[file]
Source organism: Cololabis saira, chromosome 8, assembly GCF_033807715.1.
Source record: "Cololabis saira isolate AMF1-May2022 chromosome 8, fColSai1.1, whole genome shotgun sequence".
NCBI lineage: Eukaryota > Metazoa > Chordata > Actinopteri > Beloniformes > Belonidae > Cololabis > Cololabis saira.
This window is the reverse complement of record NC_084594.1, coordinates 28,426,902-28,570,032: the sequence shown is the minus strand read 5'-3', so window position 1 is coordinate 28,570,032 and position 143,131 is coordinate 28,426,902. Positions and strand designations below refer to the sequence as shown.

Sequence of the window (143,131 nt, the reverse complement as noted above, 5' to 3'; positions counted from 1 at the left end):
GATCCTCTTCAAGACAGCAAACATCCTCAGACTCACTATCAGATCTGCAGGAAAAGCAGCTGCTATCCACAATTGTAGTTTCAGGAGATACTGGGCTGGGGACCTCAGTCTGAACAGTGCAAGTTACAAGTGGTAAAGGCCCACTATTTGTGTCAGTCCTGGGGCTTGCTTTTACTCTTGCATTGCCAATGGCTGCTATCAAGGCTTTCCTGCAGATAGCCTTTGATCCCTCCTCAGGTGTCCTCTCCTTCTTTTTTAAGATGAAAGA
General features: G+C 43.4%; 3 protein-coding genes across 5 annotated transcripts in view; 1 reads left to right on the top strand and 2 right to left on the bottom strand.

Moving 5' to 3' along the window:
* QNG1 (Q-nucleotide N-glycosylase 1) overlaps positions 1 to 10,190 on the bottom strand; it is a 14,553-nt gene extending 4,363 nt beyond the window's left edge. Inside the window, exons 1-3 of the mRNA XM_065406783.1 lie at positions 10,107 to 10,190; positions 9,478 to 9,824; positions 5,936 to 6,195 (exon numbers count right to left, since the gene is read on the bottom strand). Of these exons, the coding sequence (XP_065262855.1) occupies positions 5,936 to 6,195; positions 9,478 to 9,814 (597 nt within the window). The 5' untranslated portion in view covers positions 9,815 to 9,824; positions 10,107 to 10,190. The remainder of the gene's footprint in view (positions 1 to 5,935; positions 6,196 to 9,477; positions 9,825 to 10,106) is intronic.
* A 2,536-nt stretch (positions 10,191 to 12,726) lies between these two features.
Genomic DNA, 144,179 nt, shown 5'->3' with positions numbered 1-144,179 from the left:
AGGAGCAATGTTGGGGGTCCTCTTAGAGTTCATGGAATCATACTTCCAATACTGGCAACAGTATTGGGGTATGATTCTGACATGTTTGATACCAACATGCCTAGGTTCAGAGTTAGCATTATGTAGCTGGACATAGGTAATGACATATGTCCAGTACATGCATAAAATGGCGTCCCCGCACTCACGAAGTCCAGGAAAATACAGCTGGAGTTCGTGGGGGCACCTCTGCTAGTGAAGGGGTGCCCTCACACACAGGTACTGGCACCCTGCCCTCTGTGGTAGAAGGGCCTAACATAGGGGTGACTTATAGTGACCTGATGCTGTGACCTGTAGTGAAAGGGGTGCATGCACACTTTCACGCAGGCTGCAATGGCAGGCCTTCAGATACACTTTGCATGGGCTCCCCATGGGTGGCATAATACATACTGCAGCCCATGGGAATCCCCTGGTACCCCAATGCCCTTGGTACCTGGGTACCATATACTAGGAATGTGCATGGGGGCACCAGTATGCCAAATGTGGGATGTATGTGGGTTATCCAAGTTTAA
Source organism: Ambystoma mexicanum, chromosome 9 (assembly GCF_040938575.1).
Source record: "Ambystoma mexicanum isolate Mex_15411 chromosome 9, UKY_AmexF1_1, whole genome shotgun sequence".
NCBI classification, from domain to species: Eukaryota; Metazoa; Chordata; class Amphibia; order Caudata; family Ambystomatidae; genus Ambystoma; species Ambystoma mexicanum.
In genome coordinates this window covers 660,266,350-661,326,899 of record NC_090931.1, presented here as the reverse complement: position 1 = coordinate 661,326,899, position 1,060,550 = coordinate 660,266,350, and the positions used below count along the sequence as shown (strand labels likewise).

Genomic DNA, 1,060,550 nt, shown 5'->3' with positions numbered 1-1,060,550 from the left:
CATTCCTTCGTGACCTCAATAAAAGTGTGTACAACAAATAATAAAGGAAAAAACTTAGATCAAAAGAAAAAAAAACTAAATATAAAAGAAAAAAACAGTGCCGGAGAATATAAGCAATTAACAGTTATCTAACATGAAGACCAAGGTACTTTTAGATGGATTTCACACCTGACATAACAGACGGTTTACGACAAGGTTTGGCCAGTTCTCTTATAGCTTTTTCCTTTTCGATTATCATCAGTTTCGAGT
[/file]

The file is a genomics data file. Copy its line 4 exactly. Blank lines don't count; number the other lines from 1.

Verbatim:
This window is the reverse complement of record NC_084594.1, coordinates 28,426,902-28,570,032: the sequence shown is the minus strand read 5'-3', so window position 1 is coordinate 28,570,032 and position 143,131 is coordinate 28,426,902. Positions and strand designations below refer to the sequence as shown.